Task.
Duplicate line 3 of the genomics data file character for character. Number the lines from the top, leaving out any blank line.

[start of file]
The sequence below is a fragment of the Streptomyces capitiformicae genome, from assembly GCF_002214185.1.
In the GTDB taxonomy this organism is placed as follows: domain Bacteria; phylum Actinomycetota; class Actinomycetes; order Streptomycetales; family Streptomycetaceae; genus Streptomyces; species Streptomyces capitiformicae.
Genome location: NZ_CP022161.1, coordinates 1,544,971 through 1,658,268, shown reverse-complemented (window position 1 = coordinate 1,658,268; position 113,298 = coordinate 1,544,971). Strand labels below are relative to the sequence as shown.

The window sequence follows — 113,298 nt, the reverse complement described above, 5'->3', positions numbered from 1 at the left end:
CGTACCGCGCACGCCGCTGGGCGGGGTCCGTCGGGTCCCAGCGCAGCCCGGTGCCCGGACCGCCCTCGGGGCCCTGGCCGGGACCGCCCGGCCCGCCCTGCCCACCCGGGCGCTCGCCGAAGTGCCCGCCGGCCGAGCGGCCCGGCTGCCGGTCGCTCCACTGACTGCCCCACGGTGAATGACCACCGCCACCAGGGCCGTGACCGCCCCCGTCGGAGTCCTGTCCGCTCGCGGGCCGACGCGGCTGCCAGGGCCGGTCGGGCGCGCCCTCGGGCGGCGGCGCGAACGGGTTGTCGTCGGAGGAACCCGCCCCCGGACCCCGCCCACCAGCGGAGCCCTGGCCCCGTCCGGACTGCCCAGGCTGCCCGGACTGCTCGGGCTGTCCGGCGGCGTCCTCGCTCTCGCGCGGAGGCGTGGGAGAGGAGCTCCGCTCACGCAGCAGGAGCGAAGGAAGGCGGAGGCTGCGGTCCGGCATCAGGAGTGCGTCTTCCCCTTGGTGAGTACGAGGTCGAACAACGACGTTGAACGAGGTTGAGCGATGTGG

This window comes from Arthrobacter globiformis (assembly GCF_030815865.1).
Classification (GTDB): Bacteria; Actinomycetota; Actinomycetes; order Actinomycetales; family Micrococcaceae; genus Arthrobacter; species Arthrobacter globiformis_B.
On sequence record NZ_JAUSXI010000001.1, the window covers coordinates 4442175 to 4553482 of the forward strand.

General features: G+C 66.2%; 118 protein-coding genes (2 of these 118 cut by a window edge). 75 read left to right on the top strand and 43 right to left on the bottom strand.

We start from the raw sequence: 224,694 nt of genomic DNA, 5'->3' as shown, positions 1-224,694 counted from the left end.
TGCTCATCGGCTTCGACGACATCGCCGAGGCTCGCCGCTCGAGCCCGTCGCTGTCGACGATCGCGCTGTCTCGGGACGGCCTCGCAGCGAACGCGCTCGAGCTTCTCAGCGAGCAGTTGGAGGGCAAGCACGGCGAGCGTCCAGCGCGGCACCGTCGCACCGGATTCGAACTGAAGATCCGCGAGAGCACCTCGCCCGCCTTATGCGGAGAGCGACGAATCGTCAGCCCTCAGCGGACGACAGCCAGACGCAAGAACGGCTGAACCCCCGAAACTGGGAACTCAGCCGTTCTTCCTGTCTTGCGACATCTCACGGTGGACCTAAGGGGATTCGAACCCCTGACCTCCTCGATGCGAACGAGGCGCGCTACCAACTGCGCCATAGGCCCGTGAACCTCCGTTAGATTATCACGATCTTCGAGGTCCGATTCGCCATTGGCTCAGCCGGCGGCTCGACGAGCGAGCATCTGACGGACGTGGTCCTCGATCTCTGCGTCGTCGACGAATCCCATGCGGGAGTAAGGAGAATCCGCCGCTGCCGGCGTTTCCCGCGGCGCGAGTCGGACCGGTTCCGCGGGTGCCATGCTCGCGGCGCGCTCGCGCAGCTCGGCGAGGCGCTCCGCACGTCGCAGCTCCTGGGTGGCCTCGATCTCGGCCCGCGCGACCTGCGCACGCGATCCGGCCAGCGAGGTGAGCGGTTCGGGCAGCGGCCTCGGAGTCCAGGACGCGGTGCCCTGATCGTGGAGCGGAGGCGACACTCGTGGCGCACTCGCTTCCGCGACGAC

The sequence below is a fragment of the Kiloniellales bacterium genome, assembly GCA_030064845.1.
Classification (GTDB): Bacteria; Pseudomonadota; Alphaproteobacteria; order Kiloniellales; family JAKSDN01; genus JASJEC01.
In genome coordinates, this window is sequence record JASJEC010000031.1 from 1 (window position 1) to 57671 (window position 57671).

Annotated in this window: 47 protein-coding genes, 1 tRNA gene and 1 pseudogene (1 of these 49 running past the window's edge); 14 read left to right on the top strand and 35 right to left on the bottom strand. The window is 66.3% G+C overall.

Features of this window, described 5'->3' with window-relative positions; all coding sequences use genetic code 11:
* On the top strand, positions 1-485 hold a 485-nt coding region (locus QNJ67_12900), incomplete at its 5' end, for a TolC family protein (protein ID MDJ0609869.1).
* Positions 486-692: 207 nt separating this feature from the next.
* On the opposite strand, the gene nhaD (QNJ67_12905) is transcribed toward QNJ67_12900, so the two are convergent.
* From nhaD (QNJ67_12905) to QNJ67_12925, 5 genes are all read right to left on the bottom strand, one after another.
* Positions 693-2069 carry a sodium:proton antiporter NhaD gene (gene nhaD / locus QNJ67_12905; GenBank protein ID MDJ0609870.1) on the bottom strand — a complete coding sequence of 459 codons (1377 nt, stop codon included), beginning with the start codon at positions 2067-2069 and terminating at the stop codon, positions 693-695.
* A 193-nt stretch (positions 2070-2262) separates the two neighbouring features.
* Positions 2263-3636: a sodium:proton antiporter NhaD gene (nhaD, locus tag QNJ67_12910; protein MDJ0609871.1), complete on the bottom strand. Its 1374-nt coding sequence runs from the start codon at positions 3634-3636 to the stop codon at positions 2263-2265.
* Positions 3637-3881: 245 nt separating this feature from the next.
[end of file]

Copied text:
Genome location: NZ_CP022161.1, coordinates 1,544,971 through 1,658,268, shown reverse-complemented (window position 1 = coordinate 1,658,268; position 113,298 = coordinate 1,544,971). Strand labels below are relative to the sequence as shown.